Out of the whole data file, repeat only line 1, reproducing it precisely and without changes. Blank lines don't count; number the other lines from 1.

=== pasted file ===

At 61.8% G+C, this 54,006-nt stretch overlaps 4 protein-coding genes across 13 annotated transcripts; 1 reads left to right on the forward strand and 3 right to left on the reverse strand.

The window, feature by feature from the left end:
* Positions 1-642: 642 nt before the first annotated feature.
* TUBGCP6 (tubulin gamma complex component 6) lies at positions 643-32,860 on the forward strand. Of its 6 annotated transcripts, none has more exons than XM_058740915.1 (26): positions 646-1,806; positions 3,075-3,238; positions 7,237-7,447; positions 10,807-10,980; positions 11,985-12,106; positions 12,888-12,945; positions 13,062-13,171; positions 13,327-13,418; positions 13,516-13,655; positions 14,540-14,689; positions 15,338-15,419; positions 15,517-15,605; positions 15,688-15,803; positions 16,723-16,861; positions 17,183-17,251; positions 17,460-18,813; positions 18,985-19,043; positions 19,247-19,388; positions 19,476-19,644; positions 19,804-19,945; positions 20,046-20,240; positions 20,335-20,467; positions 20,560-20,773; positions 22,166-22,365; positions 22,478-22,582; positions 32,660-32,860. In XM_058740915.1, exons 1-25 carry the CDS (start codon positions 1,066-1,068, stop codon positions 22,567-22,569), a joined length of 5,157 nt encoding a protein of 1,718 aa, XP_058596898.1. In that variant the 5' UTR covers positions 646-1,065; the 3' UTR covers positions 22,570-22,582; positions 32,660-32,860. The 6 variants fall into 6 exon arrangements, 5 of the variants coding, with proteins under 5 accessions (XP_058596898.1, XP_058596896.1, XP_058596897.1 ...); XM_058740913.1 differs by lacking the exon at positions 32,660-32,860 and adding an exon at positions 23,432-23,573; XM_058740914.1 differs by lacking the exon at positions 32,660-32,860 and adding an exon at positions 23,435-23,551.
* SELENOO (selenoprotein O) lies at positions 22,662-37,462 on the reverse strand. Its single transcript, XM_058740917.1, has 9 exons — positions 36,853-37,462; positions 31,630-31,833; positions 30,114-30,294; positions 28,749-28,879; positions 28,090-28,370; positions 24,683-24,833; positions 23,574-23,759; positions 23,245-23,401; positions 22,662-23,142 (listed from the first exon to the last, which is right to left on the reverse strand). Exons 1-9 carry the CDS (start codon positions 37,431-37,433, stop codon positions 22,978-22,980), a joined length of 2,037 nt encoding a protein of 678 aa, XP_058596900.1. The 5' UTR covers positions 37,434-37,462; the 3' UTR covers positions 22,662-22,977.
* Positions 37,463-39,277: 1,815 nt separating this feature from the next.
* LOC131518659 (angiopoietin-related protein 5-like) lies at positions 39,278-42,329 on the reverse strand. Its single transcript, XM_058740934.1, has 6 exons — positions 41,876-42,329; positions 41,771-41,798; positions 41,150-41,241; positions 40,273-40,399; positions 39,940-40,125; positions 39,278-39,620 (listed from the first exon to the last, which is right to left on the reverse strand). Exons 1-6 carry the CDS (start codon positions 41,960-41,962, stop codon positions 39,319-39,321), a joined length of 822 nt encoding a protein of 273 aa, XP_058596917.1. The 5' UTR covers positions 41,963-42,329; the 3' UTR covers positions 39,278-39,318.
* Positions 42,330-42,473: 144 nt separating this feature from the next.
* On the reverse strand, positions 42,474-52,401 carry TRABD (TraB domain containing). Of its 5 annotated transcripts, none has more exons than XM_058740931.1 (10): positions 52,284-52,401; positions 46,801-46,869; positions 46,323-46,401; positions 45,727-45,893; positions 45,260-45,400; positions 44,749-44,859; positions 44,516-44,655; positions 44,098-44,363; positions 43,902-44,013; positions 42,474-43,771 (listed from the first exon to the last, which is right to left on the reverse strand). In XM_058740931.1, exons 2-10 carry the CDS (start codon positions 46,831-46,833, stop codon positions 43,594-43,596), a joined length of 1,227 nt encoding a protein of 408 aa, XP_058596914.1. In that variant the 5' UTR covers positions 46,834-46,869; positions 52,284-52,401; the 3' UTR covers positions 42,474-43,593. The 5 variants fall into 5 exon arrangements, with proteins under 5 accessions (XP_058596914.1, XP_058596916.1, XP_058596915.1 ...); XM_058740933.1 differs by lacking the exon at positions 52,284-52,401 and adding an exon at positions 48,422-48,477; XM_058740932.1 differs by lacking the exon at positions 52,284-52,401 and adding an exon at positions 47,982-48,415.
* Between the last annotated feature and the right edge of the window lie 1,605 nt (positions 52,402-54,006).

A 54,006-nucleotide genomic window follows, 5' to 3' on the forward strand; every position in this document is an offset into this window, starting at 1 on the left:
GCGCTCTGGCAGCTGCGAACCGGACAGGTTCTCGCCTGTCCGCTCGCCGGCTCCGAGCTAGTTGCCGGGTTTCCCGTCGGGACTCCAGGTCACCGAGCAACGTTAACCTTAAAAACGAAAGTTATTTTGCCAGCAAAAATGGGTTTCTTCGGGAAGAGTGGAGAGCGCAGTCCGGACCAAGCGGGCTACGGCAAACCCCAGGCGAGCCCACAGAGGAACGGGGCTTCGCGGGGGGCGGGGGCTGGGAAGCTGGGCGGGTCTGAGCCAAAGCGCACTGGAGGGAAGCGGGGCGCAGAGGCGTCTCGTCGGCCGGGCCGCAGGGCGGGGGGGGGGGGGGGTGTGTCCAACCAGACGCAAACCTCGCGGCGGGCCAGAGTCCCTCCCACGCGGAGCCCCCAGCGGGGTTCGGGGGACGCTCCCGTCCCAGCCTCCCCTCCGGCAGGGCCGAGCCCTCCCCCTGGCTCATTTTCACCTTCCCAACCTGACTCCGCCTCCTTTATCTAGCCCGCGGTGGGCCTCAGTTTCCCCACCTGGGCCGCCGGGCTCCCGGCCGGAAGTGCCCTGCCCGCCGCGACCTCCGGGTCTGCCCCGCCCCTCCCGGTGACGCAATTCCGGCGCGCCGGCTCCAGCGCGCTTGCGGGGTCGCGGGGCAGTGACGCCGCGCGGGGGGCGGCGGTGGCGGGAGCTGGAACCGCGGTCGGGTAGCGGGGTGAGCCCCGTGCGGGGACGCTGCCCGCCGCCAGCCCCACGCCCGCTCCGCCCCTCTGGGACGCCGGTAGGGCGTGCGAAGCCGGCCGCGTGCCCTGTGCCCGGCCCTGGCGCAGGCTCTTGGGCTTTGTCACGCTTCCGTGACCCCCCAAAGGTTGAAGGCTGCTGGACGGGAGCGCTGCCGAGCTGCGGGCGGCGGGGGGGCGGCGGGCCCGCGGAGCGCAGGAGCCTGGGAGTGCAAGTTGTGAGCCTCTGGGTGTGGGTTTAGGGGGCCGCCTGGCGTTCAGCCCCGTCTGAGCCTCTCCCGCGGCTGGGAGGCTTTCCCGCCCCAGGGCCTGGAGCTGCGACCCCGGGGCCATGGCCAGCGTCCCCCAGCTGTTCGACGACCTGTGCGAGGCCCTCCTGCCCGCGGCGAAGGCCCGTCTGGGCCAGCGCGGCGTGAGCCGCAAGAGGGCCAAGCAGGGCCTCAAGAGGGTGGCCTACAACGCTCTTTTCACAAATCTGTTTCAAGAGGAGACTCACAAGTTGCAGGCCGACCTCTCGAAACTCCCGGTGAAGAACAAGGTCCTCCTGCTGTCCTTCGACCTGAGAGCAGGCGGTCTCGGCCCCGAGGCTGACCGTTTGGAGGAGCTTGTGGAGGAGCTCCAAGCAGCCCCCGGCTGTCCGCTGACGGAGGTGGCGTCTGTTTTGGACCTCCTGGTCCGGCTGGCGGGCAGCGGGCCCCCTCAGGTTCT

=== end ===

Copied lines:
At 61.8% G+C, this 54,006-nt stretch overlaps 4 protein-coding genes across 13 annotated transcripts; 1 reads left to right on the forward strand and 3 right to left on the reverse strand.